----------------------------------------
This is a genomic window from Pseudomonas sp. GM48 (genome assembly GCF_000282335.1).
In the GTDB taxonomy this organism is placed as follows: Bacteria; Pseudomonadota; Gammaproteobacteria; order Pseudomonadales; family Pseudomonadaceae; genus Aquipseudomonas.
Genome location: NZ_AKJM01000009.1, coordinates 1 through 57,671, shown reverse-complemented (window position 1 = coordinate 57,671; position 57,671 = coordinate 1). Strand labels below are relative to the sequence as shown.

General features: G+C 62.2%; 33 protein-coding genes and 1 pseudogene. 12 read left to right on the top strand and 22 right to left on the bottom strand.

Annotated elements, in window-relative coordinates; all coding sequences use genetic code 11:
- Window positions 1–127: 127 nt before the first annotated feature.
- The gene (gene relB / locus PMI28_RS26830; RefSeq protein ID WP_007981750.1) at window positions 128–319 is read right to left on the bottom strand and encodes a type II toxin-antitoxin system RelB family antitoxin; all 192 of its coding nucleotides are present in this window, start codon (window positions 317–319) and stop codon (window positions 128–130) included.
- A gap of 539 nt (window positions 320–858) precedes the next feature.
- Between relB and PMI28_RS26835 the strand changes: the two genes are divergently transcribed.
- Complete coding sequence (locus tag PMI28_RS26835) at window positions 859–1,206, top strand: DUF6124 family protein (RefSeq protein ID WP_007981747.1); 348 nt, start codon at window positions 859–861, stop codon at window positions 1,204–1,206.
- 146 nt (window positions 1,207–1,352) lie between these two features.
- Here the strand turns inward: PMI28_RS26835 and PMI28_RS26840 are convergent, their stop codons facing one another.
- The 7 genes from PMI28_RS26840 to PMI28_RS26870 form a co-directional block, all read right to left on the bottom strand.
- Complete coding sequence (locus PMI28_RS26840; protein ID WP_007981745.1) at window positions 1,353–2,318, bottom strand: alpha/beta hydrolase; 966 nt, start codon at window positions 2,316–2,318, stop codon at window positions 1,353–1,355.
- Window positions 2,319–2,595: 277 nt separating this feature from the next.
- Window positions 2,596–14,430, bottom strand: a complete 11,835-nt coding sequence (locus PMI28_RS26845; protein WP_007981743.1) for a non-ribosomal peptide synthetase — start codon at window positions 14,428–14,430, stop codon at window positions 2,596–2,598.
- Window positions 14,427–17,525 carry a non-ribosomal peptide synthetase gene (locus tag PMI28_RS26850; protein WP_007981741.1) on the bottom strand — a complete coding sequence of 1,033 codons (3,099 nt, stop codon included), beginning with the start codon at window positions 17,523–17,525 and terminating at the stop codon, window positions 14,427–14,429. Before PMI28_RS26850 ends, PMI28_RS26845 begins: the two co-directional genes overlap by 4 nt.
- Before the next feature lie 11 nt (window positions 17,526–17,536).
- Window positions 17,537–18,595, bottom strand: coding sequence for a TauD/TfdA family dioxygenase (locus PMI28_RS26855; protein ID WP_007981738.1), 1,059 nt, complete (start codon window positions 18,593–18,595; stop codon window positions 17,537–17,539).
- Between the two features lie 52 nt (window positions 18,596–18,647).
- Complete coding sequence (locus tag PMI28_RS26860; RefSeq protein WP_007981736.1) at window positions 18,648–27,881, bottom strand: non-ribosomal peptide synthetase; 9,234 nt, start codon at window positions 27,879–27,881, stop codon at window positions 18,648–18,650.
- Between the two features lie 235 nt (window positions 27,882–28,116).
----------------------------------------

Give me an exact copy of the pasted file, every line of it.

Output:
This is a genomic window from Pseudomonas sp. GM48 (genome assembly GCF_000282335.1).
In the GTDB taxonomy this organism is placed as follows: Bacteria; Pseudomonadota; Gammaproteobacteria; order Pseudomonadales; family Pseudomonadaceae; genus Aquipseudomonas.
Genome location: NZ_AKJM01000009.1, coordinates 1 through 57,671, shown reverse-complemented (window position 1 = coordinate 57,671; position 57,671 = coordinate 1). Strand labels below are relative to the sequence as shown.

General features: G+C 62.2%; 33 protein-coding genes and 1 pseudogene. 12 read left to right on the top strand and 22 right to left on the bottom strand.

Annotated elements, in window-relative coordinates; all coding sequences use genetic code 11:
- Window positions 1–127: 127 nt before the first annotated feature.
- The gene (gene relB / locus PMI28_RS26830; RefSeq protein ID WP_007981750.1) at window positions 128–319 is read right to left on the bottom strand and encodes a type II toxin-antitoxin system RelB family antitoxin; all 192 of its coding nucleotides are present in this window, start codon (window positions 317–319) and stop codon (window positions 128–130) included.
- A gap of 539 nt (window positions 320–858) precedes the next feature.
- Between relB and PMI28_RS26835 the strand changes: the two genes are divergently transcribed.
- Complete coding sequence (locus tag PMI28_RS26835) at window positions 859–1,206, top strand: DUF6124 family protein (RefSeq protein ID WP_007981747.1); 348 nt, start codon at window positions 859–861, stop codon at window positions 1,204–1,206.
- 146 nt (window positions 1,207–1,352) lie between these two features.
- Here the strand turns inward: PMI28_RS26835 and PMI28_RS26840 are convergent, their stop codons facing one another.
- The 7 genes from PMI28_RS26840 to PMI28_RS26870 form a co-directional block, all read right to left on the bottom strand.
- Complete coding sequence (locus PMI28_RS26840; protein ID WP_007981745.1) at window positions 1,353–2,318, bottom strand: alpha/beta hydrolase; 966 nt, start codon at window positions 2,316–2,318, stop codon at window positions 1,353–1,355.
- Window positions 2,319–2,595: 277 nt separating this feature from the next.
- Window positions 2,596–14,430, bottom strand: a complete 11,835-nt coding sequence (locus PMI28_RS26845; protein WP_007981743.1) for a non-ribosomal peptide synthetase — start codon at window positions 14,428–14,430, stop codon at window positions 2,596–2,598.
- Window positions 14,427–17,525 carry a non-ribosomal peptide synthetase gene (locus tag PMI28_RS26850; protein WP_007981741.1) on the bottom strand — a complete coding sequence of 1,033 codons (3,099 nt, stop codon included), beginning with the start codon at window positions 17,523–17,525 and terminating at the stop codon, window positions 14,427–14,429. Before PMI28_RS26850 ends, PMI28_RS26845 begins: the two co-directional genes overlap by 4 nt.
- Before the next feature lie 11 nt (window positions 17,526–17,536).
- Window positions 17,537–18,595, bottom strand: coding sequence for a TauD/TfdA family dioxygenase (locus PMI28_RS26855; protein ID WP_007981738.1), 1,059 nt, complete (start codon window positions 18,593–18,595; stop codon window positions 17,537–17,539).
- Between the two features lie 52 nt (window positions 18,596–18,647).
- Complete coding sequence (locus tag PMI28_RS26860; RefSeq protein WP_007981736.1) at window positions 18,648–27,881, bottom strand: non-ribosomal peptide synthetase; 9,234 nt, start codon at window positions 27,879–27,881, stop codon at window positions 18,648–18,650.
- Between the two features lie 235 nt (window positions 27,882–28,116).